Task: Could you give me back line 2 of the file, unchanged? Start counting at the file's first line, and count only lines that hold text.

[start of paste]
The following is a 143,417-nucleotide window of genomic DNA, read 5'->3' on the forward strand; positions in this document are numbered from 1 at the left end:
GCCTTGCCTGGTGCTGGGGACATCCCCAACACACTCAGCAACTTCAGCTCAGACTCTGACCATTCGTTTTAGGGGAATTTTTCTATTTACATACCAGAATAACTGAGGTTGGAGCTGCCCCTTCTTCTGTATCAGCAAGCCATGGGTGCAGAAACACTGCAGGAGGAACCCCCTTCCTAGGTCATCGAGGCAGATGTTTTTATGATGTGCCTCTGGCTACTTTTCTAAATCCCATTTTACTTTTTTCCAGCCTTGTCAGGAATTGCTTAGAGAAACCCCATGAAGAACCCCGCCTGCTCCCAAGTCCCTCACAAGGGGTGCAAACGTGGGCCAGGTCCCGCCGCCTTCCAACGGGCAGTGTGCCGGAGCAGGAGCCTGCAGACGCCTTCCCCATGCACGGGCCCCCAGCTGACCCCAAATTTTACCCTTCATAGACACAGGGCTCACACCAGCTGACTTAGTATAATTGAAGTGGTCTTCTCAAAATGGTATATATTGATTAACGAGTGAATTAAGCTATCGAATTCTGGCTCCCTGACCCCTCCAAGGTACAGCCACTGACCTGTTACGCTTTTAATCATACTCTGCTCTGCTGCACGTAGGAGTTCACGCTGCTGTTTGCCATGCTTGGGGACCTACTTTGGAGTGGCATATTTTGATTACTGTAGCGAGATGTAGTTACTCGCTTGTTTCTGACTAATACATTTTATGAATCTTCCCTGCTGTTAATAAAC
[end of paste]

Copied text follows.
GCCTTGCCTGGTGCTGGGGACATCCCCAACACACTCAGCAACTTCAGCTCAGACTCTGACCATTCGTTTTAGGGGAATTTTTCTATTTACATACCAGAATAACTGAGGTTGGAGCTGCCCCTTCTTCTGTATCAGCAAGCCATGGGTGCAGAAACACTGCAGGAGGAACCCCCTTCCTAGGTCATCGAGGCAGATGTTTTTATGATGTGCCTCTGGCTACTTTTCTAAATCCCATTTTACTTTTTTCCAGCCTTGTCAGGAATTGCTTAGAGAAACCCCATGAAGAACCCCGCCTGCTCCCAAGTCCCTCACAAGGGGTGCAAACGTGGGCCAGGTCCCGCCGCCTTCCAACGGGCAGTGTGCCGGAGCAGGAGCCTGCAGACGCCTTCCCCATGCACGGGCCCCCAGCTGACCCCAAATTTTACCCTTCATAGACACAGGGCTCACACCAGCTGACTTAGTATAATTGAAGTGGTCTTCTCAAAATGGTATATATTGATTAACGAGTGAATTAAGCTATCGAATTCTGGCTCCCTGACCCCTCCAAGGTACAGCCACTGACCTGTTACGCTTTTAATCATACTCTGCTCTGCTGCACGTAGGAGTTCACGCTGCTGTTTGCCATGCTTGGGGACCTACTTTGGAGTGGCATATTTTGATTACTGTAGCGAGATGTAGTTACTCGCTTGTTTCTGACTAATACATTTTATGAATCTTCCCTGCTGTTAATAAAC